PRINT Summer 1994

John Wesley and Hannah Green

IF DON WERE ALIVE I wouldn’t dare write about him, and I can’t be sure that merely outliving him allows writing about him now. I’ve asked my wife, the author Hannah Green, to help me put some memories together. I’ve known Don a long time, almost 35 years. Hannah has known him almost 25 years, ever since she took up with me.

There was a certain thin sweet sad quality in Don’s soft voice that was very beautiful (these are Hannah’s words), like his smile, and that carried in it his sense of wonder, the innocence somehow shining out of his enthusiasms, the innocence of the artist—for he was a genius, and the purity of his work, the mathematical proportions worked out in it, had a strength and esthetic power that approached the mystical, the sublime. The rapture one feels walking among the milled aluminum pieces in the old artillery sheds that he redesigned at the Chinati Foundation in Marfa is akin to what one feels in a great cathedral. And he knew it. He liked telling the story of the Jesuit priest who was in Marfa for a time and came to call, and after he had seen Don’s work said, “You and I are in the same business.”

In 1970, Don and I camped in the desert in Baja California near the ruin of San Juan de Dios de las Yagas, which had been the jumping-off place for Father Junipero Serra before he founded all those missions in California. Don was thinking of leasing a place in Mexico; this was before he settled on West Texas. We squatted there for a week in two little tents, cooking on burning cactus and exploring each day. It was remote and lovely, a stream with pools of good water you could drink or bathe in, even no planes flying over. One night we heard a commotion of jeeps and men. It was a group of American-army junior officers who had permission from the Mexican governor to come down and hunt bighorn sheep. The next dawn we could hear them in their camp up the arroyo trying out their rifles—bang, bang, bang—before they headed up into the hills. Later Don said to me, “It’s a shame to kill something that’s learned to live by itself.” To Whom do I repeat that complaint?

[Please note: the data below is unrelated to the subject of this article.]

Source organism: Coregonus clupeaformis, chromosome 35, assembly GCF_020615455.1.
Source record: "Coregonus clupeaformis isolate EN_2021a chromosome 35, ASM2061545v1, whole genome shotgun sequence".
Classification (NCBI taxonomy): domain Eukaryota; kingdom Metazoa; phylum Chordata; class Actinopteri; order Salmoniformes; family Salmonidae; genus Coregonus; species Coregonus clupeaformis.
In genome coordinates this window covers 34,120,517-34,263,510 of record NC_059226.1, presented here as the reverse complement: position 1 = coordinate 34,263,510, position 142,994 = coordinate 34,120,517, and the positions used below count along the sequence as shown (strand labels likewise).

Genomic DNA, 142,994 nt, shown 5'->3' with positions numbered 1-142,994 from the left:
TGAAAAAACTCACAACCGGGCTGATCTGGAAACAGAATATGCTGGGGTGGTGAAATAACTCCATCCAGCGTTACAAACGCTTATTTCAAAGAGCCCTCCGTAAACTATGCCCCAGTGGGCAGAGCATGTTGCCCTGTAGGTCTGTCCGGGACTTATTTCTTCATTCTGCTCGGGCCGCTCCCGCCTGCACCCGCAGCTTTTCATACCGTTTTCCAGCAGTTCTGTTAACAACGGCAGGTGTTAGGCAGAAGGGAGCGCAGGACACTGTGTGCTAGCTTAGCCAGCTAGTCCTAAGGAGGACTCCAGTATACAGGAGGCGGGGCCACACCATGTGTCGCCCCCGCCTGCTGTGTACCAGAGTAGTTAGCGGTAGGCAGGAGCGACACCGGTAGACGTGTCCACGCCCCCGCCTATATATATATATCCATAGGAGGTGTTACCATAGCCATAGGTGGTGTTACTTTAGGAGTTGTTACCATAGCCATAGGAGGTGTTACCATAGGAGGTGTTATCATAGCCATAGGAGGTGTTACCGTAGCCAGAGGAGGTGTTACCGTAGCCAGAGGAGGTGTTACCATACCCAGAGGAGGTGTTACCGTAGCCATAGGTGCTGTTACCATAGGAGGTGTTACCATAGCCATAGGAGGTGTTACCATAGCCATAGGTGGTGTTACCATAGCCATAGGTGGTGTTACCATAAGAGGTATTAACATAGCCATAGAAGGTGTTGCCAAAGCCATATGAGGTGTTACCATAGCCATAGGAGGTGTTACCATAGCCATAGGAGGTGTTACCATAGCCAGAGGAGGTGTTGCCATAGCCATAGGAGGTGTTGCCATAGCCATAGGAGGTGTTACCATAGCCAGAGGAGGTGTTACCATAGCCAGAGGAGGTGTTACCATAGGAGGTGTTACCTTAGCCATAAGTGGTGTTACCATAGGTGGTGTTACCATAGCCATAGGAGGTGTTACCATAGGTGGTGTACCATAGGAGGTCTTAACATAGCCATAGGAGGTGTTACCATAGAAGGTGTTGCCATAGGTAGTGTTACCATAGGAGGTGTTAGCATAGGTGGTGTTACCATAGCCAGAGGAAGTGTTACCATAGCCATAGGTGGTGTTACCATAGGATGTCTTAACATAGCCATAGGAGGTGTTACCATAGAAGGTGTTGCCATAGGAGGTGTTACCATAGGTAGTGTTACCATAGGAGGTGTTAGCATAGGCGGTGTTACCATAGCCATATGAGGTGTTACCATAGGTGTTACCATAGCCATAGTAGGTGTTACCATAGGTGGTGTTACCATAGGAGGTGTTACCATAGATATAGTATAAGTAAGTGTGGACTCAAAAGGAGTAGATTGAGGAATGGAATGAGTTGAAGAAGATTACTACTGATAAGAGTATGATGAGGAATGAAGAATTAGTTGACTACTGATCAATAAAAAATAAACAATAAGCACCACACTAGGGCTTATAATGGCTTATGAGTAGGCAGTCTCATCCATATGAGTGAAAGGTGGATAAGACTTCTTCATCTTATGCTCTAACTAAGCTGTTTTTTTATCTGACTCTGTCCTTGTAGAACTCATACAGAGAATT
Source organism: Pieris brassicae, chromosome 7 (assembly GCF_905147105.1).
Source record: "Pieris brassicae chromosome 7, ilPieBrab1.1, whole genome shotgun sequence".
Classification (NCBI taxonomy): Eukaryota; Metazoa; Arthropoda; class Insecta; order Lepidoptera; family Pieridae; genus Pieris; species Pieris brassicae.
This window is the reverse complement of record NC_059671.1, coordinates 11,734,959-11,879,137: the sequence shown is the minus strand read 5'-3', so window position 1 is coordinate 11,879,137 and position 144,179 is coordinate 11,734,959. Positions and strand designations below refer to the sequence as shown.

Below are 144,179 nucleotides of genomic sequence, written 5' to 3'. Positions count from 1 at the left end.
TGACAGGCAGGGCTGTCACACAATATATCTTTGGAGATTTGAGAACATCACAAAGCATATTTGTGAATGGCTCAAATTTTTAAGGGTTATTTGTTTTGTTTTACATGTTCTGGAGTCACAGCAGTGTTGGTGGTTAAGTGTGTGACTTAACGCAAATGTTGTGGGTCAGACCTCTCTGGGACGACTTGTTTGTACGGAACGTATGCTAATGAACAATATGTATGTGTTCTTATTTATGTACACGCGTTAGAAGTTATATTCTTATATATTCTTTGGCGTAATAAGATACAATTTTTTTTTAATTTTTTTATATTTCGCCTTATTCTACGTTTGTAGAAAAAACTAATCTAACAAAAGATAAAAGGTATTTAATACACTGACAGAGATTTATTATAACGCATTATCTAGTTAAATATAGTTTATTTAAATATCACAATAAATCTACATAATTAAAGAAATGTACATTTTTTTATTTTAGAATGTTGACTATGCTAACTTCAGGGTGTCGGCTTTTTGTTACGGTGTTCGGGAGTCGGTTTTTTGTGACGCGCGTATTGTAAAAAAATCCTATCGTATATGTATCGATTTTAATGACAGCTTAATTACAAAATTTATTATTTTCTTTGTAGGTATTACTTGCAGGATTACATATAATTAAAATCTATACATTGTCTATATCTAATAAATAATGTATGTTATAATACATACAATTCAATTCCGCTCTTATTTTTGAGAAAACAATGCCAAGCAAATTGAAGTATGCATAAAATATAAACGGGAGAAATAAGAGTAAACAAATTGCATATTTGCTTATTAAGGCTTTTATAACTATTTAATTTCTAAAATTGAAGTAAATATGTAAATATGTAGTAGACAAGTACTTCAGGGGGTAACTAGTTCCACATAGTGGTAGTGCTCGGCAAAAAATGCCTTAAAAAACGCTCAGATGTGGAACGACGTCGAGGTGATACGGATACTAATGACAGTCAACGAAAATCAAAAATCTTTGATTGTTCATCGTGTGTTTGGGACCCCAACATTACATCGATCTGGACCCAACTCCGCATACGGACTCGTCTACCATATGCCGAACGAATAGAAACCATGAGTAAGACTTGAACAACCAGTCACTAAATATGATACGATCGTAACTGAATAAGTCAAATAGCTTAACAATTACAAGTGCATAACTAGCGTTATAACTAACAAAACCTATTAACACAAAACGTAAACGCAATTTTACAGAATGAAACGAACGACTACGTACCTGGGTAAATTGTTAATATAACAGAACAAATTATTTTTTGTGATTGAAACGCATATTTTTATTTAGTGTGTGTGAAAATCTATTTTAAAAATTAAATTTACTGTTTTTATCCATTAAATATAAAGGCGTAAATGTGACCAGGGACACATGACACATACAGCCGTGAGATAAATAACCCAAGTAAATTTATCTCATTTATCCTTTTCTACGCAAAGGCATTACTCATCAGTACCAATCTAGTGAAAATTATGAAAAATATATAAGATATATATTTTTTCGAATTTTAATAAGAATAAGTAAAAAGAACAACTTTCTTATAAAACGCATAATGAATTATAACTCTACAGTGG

We will never see him again or hear him or spend an evening talking with him, which was like talking with no one else on earth. It breaks the heart. He went so swiftly and too soon. It breaks the heart.